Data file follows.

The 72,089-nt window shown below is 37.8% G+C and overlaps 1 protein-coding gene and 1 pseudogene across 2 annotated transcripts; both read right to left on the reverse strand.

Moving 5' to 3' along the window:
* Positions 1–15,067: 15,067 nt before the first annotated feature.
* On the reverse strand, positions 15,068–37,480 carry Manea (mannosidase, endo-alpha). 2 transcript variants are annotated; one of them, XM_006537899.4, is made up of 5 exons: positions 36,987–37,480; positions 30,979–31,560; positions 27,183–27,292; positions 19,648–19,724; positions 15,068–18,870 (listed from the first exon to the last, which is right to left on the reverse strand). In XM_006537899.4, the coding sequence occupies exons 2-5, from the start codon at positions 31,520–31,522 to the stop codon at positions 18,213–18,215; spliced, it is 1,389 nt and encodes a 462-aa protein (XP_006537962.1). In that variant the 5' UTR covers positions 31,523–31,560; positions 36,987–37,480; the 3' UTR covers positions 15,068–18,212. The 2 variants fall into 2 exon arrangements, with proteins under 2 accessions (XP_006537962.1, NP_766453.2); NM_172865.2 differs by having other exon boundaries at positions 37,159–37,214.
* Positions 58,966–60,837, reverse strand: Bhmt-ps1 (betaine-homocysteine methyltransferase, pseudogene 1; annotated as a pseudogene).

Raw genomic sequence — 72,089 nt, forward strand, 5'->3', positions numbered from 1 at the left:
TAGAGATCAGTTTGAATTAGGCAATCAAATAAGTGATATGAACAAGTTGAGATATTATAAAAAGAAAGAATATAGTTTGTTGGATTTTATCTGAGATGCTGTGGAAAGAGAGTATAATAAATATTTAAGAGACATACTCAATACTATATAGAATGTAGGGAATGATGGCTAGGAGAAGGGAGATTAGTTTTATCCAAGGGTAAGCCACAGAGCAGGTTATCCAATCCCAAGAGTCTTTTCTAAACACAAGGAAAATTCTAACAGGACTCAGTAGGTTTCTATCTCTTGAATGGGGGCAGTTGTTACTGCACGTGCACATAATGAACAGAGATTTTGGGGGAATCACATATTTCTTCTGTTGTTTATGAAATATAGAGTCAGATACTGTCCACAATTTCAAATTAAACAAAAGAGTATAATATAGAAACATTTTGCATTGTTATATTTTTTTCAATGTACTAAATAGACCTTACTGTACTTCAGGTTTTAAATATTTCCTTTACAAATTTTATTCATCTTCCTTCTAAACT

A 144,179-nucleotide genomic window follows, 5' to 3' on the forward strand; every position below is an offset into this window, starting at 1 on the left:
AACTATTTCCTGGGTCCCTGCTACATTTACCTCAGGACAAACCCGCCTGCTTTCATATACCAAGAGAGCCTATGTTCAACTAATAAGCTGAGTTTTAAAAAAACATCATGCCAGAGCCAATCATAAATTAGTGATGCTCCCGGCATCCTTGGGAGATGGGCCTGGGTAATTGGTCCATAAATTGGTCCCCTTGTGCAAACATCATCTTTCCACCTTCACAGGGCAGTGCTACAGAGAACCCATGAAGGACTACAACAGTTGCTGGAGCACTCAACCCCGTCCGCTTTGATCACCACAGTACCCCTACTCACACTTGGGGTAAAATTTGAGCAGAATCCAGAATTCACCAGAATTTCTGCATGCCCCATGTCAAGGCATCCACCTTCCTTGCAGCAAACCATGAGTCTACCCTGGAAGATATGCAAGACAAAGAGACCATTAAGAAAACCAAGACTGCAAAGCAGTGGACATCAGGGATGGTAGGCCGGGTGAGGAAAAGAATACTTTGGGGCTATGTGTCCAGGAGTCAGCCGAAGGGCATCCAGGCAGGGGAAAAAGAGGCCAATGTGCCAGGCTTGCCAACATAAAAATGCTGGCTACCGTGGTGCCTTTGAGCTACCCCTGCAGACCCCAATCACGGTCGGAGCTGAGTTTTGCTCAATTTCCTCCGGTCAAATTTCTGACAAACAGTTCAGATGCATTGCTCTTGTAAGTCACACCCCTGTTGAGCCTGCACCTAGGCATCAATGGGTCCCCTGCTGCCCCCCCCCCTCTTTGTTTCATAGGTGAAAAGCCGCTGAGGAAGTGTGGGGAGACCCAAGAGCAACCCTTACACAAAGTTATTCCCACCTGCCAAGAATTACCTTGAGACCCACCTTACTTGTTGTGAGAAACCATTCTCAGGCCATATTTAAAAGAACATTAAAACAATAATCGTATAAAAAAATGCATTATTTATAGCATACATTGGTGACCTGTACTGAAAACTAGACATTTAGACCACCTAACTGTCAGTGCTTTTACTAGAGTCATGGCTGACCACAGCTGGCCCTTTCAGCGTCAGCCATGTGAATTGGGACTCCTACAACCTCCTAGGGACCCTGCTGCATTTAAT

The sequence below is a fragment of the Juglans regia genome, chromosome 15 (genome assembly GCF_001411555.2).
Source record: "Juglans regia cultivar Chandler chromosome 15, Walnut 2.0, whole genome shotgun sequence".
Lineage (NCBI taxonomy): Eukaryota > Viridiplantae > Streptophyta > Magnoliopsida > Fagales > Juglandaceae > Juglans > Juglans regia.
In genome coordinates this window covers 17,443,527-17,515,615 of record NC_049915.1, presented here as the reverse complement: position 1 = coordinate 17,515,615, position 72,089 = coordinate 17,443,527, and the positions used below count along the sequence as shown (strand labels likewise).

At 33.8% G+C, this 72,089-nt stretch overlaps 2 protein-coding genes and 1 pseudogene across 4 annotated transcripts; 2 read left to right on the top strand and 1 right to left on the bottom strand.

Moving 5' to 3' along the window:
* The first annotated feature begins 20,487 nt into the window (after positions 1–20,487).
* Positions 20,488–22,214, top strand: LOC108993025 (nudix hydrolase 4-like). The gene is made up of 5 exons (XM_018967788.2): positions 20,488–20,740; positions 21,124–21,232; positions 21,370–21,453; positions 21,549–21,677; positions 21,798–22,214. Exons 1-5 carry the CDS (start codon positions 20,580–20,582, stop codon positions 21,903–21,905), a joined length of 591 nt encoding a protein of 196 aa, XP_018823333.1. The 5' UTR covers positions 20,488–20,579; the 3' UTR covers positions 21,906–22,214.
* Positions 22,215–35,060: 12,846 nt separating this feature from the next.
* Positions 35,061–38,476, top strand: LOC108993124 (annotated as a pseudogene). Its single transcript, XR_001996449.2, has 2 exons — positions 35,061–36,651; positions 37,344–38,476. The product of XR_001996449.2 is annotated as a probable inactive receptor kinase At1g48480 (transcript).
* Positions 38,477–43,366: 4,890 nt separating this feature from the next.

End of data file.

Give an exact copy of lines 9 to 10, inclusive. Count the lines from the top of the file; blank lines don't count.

AACTATTTCCTGGGTCCCTGCTACATTTACCTCAGGACAAACCCGCCTGCTTTCATATACCAAGAGAGCCTATGTTCAACTAATAAGCTGAGTTTTAAAAAAACATCATGCCAGAGCCAATCATAAATTAGTGATGCTCCCGGCATCCTTGGGAGATGGGCCTGGGTAATTGGTCCATAAATTGGTCCCCTTGTGCAAACATCATCTTTCCACCTTCACAGGGCAGTGCTACAGAGAACCCATGAAGGACTACAACAGTTGCTGGAGCACTCAACCCCGTCCGCTTTGATCACCACAGTACCCCTACTCACACTTGGGGTAAAATTTGAGCAGAATCCAGAATTCACCAGAATTTCTGCATGCCCCATGTCAAGGCATCCACCTTCCTTGCAGCAAACCATGAGTCTACCCTGGAAGATATGCAAGACAAAGAGACCATTAAGAAAACCAAGACTGCAAAGCAGTGGACATCAGGGATGGTAGGCCGGGTGAGGAAAAGAATACTTTGGGGCTATGTGTCCAGGAGTCAGCCGAAGGGCATCCAGGCAGGGGAAAAAGAGGCCAATGTGCCAGGCTTGCCAACATAAAAATGCTGGCTACCGTGGTGCCTTTGAGCTACCCCTGCAGACCCCAATCACGGTCGGAGCTGAGTTTTGCTCAATTTCCTCCGGTCAAATTTCTGACAAACAGTTCAGATGCATTGCTCTTGTAAGTCACACCCCTGTTGAGCCTGCACCTAGGCATCAATGGGTCCCCTGCTGCCCCCCCCCCTCTTTGTTTCATAGGTGAAAAGCCGCTGAGGAAGTGTGGGGAGACCCAAGAGCAACCCTTACACAAAGTTATTCCCACCTGCCAAGAATTACCTTGAGACCCACCTTACTTGTTGTGAGAAACCATTCTCAGGCCATATTTAAAAGAACATTAAAACAATAATCGTATAAAAAAATGCATTATTTATAGCATACATTGGTGACCTGTACTGAAAACTAGACATTTAGACCACCTAACTGTCAGTGCTTTTACTAGAGTCATGGCTGACCACAGCTGGCCCTTTCAGCGTCAGCCATGTGAATTGGGACTCCTACAACCTCCTAGGGACCCTGCTGCATTTAAT

The sequence below is a fragment of the Juglans regia genome, chromosome 15 (genome assembly GCF_001411555.2).